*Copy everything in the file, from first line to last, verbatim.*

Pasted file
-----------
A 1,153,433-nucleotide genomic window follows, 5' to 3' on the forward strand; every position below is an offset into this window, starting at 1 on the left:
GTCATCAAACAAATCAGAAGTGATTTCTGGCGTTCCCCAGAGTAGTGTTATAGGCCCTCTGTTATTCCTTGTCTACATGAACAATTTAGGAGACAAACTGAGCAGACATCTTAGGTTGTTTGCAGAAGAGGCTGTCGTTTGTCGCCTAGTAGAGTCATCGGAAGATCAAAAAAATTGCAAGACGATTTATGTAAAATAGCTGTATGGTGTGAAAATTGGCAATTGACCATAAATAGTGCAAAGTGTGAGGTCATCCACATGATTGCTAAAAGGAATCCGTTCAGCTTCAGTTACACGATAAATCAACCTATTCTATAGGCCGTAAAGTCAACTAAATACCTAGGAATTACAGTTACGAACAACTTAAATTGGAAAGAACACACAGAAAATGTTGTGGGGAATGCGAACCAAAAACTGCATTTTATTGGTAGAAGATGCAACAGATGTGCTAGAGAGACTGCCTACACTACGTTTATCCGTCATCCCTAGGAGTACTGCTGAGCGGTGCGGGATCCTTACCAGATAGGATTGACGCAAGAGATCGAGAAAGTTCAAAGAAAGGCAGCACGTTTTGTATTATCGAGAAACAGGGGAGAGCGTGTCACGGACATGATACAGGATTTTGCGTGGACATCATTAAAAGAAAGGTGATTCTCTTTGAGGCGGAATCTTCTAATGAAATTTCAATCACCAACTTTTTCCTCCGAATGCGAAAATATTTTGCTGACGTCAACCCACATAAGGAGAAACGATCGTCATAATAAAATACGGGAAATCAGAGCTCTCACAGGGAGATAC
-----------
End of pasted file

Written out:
A 1,153,433-nucleotide genomic window follows, 5' to 3' on the forward strand; every position below is an offset into this window, starting at 1 on the left:
GTCATCAAACAAATCAGAAGTGATTTCTGGCGTTCCCCAGAGTAGTGTTATAGGCCCTCTGTTATTCCTTGTCTACATGAACAATTTAGGAGACAAACTGAGCAGACATCTTAGGTTGTTTGCAGAAGAGGCTGTCGTTTGTCGCCTAGTAGAGTCATCGGAAGATCAAAAAAATTGCAAGACGATTTATGTAAAATAGCTGTATGGTGTGAAAATTGGCAATTGACCATAAATAGTGCAAAGTGTGAGGTCATCCACATGATTGCTAAAAGGAATCCGTTCAGCTTCAGTTACACGATAAATCAACCTATTCTATAGGCCGTAAAGTCAACTAAATACCTAGGAATTACAGTTACGAACAACTTAAATTGGAAAGAACACACAGAAAATGTTGTGGGGAATGCGAACCAAAAACTGCATTTTATTGGTAGAAGATGCAACAGATGTGCTAGAGAGACTGCCTACACTACGTTTATCCGTCATCCCTAGGAGTACTGCTGAGCGGTGCGGGATCCTTACCAGATAGGATTGACGCAAGAGATCGAGAAAGTTCAAAGAAAGGCAGCACGTTTTGTATTATCGAGAAACAGGGGAGAGCGTGTCACGGACATGATACAGGATTTTGCGTGGACATCATTAAAAGAAAGGTGATTCTCTTTGAGGCGGAATCTTCTAATGAAATTTCAATCACCAACTTTTTCCTCCGAATGCGAAAATATTTTGCTGACGTCAACCCACATAAGGAGAAACGATCGTCATAATAAAATACGGGAAATCAGAGCTCTCACAGGGAGATAC